Public Data Should Be Free To The Public If it is public data, it should be freely available to the public. One the web, and through the API. The average citizen should be able to come use human service websites to find services, as well as us the API to help them in their efforts to help others find services. As soon as any application of the public data moves into the commercial realm, and the storage, server, and bandwidth costs increase, they shouldn’t be able to offload the risk and costs to the platform, and be forced to help carry load when it comes to covering platform costs. API management is a great way to measure each application consumption, and then meter and quantify their role and impact, and either allow them to remain freely accessing information, or be forced to pay a fee for API access and consumption.

Ensuring Commercial Usage Helps Carry The Load Commercial API usage will have a distinctly different usage fingerprint than the average citizen, or smaller non-commercial application. API consumers can be asked to declare they application upon signing up for API access, as well as be identified throughout their consumption and traffic patterns. API management excels at metering and analyzing API traffic to understand where it is being applied, either on the web or in mobile, as well as in system to system, and other machine learning or big data analysis scenarios. Public data stewards should be in the business of requiring ALL API consumers sign up for a key which they include with each call, allowing the platform to identify and measure consumption in real-time, and on recurring basis.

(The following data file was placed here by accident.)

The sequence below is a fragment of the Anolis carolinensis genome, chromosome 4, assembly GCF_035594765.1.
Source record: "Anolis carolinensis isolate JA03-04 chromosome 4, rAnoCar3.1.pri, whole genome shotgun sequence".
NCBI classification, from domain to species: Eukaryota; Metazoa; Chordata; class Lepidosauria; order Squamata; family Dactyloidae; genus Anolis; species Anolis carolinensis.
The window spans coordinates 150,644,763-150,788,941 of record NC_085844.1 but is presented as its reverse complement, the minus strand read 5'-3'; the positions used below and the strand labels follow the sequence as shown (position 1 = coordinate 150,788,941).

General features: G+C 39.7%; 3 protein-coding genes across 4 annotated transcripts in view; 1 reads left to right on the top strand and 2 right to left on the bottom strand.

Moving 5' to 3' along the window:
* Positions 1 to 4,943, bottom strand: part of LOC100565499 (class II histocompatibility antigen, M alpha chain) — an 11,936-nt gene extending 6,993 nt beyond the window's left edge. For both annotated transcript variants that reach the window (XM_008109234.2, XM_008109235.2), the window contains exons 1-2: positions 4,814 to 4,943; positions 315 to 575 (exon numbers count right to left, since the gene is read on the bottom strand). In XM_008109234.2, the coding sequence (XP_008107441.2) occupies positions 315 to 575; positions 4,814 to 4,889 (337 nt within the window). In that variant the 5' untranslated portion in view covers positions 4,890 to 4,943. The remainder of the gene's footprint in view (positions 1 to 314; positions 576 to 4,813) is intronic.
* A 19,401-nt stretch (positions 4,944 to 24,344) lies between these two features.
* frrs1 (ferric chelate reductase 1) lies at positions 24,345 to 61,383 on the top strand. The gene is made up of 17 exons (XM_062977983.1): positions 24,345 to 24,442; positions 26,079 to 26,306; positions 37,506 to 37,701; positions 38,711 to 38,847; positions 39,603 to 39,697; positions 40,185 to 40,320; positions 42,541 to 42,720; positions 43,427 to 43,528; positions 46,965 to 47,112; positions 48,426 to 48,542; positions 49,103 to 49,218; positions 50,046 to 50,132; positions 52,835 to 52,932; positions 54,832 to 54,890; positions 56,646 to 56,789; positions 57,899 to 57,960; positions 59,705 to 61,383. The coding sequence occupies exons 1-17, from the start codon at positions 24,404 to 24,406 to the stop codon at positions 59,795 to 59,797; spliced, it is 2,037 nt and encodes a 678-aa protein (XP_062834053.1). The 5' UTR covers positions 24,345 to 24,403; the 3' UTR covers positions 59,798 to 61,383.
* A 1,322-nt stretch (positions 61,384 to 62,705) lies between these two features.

API Plans & Access Tiers For Public Data Modern approaches to API management lean on the concept of plans or access tiers to segment out consumers of valuable resources. You see this present in software as a service (SaaS) offerings who often have starter, professional, and enterprise levels of access. Lower levels of the access plan might be free, or low cost, but as you ascend up the ladder, and engage with platforms at different levels, you pay different monthly, as well as usage costs. While also enjoying different levels of access, and loosened rate limits, depending on the plan you operate within. API plans allows platforms to target different types of consumers with different types of resources, and revenue levels. Something that should be adopted by public data stewards, helping establish common access levels that reflect their objectives, as well as is in alignment with a variety of API consumers.